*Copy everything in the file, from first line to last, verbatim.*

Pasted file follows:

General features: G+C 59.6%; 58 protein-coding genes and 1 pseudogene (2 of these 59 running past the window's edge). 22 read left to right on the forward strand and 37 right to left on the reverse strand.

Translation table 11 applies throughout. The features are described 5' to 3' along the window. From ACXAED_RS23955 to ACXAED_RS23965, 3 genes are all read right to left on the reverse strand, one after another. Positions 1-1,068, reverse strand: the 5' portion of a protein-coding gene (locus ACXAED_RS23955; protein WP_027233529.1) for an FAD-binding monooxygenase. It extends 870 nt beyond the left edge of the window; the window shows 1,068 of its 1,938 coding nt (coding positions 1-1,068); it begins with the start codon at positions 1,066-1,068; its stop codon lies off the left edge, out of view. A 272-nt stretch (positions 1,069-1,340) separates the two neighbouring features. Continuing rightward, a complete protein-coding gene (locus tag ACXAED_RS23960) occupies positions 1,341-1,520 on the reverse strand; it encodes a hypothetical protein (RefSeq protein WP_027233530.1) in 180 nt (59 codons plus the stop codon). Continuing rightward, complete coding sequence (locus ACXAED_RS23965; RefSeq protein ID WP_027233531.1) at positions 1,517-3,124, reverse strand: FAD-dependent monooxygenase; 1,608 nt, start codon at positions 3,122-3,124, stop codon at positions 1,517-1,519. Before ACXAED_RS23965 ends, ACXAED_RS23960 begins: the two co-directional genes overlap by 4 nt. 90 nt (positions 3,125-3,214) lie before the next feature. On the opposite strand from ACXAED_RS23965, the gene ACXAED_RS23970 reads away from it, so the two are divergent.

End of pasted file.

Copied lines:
General features: G+C 59.6%; 58 protein-coding genes and 1 pseudogene (2 of these 59 running past the window's edge). 22 read left to right on the forward strand and 37 right to left on the reverse strand.

Translation table 11 applies throughout. The features are described 5' to 3' along the window. From ACXAED_RS23955 to ACXAED_RS23965, 3 genes are all read right to left on the reverse strand, one after another. Positions 1-1,068, reverse strand: the 5' portion of a protein-coding gene (locus ACXAED_RS23955; protein WP_027233529.1) for an FAD-binding monooxygenase. It extends 870 nt beyond the left edge of the window; the window shows 1,068 of its 1,938 coding nt (coding positions 1-1,068); it begins with the start codon at positions 1,066-1,068; its stop codon lies off the left edge, out of view. A 272-nt stretch (positions 1,069-1,340) separates the two neighbouring features. Continuing rightward, a complete protein-coding gene (locus tag ACXAED_RS23960) occupies positions 1,341-1,520 on the reverse strand; it encodes a hypothetical protein (RefSeq protein WP_027233530.1) in 180 nt (59 codons plus the stop codon). Continuing rightward, complete coding sequence (locus ACXAED_RS23965; RefSeq protein ID WP_027233531.1) at positions 1,517-3,124, reverse strand: FAD-dependent monooxygenase; 1,608 nt, start codon at positions 3,122-3,124, stop codon at positions 1,517-1,519. Before ACXAED_RS23965 ends, ACXAED_RS23960 begins: the two co-directional genes overlap by 4 nt. 90 nt (positions 3,125-3,214) lie before the next feature. On the opposite strand from ACXAED_RS23965, the gene ACXAED_RS23970 reads away from it, so the two are divergent.